The food issue: Deciding the future of Asia's children

I read a post recently that explained there is enough food for everyone on the planet to live a healthy and nutritious life. It seems almost an impossible fact when there are still 842 million people hungry around the world; when 3.1 million of the world's youngest children (under age-five) are dying every year from underlying causes directly connected to not consuming enough food and the right food.

This "food" issue is the cause of hunger but it's also a key player in the issues of obesity and malnutrition which are rampant all over the world, nearly as plaguing in first world countries as they are third. In Asia in particular, more children die every year of malnutrition than in any other region in the world.

This "food" issue is deciding the future of children everywhere whose nutrition in the first 1000 days of life is determining their ability to grow and develop indefinitely.

In observance of World Food Day (16 October), the Child Health Now team joins the One Goal campaign to reflect on how food--enough food and the right food--is essential to tackling issues of hunger and malnutrition, and achieving a world of child health now.

I am one of millions of children in Asia whose future is being decided now… by the foods I consume.

I was born carrying the burden of nutrition. My region has the highest rate of child malnutrition in the world; more children die here of malnutrition than in any other region.

Not consuming foods with the right nutrients more  and vitamins as an infant and toddler will irreversibly damage my future’s chances of growing properly, living a healthy life, and raising a healthy family of my own.

Long before my second birthday, my future was already in the hands of my food.

Marjan, who is 25 months old, is malnourished weighing only 6 kilos. In Afghanistan more than half of all children under age five are chronically malnourished. ©World Vision

Turbayar (age 4, boy) was malnourished and often sick at the beginning of his life. His grandmother who looks after him did not know what to do. After learning child care and nutrition, she began to help her grandson regain his health. ©Enkhbayar Purevjav/World Vision

Vorn is 3 years old.He is malnourished because his family lacks the money to buy enough food. Their family struggle to meet many of their most basic needs: food, clean water, sanitation, clothes, education, and medicine. They do not own land, nor the place they live in. Their ‘home’ is a grain storage unit owned by the farmer they work for, who gave them permission to live in it. ©Jerry Galea/World Vision

At eighteen months, each time baby Rita was hungry she was fed a watery starch from a dirty bowl. Her meals were not only without nutrition but they also lacked hygiene. As a result, she suffers from frequent diarrhoea and marasmus – a gradual wasting-away of the body due to severe malnutrition. ©Alina Shrestha/World Vision

Reliana holds her baby sister. Besides themselves, there are 8 other children in the family. They only eat one meal a day. Reliana is constantly hungry and very tired because of it. She sees that other children in East Timor are always the same--hungry--but she knows that children in other counties like Australia are "full." ©Rohan Zerna & Jacqui Hocking/World Vision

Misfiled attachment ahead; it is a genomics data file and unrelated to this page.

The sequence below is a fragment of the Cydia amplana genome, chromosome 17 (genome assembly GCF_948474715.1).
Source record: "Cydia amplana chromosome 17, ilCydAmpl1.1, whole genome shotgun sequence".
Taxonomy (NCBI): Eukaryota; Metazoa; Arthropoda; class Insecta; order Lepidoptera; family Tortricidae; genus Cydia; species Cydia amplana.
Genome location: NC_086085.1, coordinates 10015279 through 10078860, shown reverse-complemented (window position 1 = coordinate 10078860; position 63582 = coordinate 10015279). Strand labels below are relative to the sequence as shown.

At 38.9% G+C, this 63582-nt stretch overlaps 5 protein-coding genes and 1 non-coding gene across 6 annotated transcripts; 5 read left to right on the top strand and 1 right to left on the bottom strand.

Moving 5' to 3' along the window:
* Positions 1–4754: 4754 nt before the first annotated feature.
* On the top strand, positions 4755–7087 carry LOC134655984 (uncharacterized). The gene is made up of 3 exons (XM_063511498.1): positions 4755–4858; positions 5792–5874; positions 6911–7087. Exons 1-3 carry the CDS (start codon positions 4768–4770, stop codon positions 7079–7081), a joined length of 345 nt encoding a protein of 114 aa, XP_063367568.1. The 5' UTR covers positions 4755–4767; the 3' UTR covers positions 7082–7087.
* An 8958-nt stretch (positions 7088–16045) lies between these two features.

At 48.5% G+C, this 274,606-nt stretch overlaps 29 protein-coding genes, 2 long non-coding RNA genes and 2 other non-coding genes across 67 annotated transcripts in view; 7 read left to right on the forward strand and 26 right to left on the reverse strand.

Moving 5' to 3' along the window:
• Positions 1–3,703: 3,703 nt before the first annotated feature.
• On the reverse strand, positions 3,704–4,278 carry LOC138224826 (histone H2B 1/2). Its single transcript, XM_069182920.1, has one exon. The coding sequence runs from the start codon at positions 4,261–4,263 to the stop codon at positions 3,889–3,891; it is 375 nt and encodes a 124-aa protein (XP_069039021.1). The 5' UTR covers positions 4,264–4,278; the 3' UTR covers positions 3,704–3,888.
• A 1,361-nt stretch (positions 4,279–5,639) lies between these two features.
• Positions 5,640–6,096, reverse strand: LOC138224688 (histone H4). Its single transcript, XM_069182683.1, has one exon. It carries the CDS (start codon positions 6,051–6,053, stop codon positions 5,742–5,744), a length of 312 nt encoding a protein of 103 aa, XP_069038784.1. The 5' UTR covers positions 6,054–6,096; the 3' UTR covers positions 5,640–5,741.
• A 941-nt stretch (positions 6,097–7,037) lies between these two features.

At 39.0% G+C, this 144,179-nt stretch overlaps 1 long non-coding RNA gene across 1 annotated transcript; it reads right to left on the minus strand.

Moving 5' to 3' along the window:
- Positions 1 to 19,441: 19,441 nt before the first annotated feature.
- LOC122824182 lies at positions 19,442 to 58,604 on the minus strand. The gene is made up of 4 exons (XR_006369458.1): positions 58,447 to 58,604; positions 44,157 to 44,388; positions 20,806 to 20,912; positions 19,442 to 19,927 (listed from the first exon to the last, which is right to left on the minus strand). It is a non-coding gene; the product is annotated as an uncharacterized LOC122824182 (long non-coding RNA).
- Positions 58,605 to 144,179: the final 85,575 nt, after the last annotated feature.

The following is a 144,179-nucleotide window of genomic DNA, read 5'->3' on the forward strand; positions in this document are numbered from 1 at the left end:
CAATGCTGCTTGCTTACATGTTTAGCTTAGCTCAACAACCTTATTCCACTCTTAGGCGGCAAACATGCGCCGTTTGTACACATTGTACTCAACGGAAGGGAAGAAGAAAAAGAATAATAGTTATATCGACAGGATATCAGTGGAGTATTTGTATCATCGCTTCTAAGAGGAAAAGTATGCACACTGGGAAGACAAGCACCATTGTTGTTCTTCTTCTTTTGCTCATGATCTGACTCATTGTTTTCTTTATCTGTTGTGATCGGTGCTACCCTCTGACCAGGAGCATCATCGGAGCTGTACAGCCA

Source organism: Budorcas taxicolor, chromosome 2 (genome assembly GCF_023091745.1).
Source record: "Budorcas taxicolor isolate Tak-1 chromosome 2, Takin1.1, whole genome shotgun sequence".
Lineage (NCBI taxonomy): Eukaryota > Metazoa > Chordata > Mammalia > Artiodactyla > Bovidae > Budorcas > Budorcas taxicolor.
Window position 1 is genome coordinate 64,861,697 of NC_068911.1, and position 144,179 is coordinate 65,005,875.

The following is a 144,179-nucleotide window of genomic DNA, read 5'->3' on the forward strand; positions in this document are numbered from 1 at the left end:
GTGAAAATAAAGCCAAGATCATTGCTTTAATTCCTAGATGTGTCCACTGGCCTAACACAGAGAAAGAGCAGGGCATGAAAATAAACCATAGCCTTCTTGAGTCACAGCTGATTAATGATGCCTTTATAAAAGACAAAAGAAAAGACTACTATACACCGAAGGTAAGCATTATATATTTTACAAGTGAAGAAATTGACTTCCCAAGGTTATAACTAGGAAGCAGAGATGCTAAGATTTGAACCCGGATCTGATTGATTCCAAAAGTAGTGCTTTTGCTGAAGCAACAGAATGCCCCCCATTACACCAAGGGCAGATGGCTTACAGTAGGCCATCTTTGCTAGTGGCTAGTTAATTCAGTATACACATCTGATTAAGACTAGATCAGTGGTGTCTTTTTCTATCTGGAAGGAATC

A malnutrition survey in an area in India was conducted to see how many children below the age of five were malnourished. Jyothi was one of the 7% of children who were identified to be severely malnourished. ©Ajitson Samuel Justus/World Vision

In East Timor, Tomasina is not consuming the proper nutrients to fuel her growth and development. Her arm measures in the red zone, indicating severely malnourished, of the malnutrition armband that is used to measure the circumference of an infant's arm. ©Rohan Zerna & Jacqui Hocking/World Vision

In the aftermath of disaster, nutrition is an even higher need for young children whose breastfeeding mothers are stressed or feel they are not able to breastfeed their children. Following Typhoon Haiyan, World Vision’s Women and Young Children Spaces (WAYCS) were established to provide mothers with breastfeeding support to ensure malnutrition would not be coming a subsequent effect of the disaster. A mother’s breast milk is rich with nutrients for her baby. Breastfeeding provides total food security, with high nutritional value, for baby optimizing a child’s physical and mental growth and development. ©Annila Harris/World Vision

Shimanto, 2 years and 10 months, used to be severely underweight for his age. His mother, Lipi, was unaware about child nutrition and nutritious foods to feed her son. She would give him the same food as the other elder members of the family. A porridge program helped to teach Lipi how to care for her son and ensure he consumes the right nutrients. Today he is healthy. “This program brought life back to my child," says Lipi. ©Gloria Das/World Vision

The One Goal campaign is a partnership initiative of World Vision, the Asian Football Confederation, The Global Alliance for Improved Nutrition (GAIN), DSM, and the Asian Football Development Project that seeks to bring awareness to the issue of child malnutrition in Asia and powerfully inspire and mobilise the football community to take action to increase the number of children in Asia who survive and thrive.

Join the movement for nutrition for every child: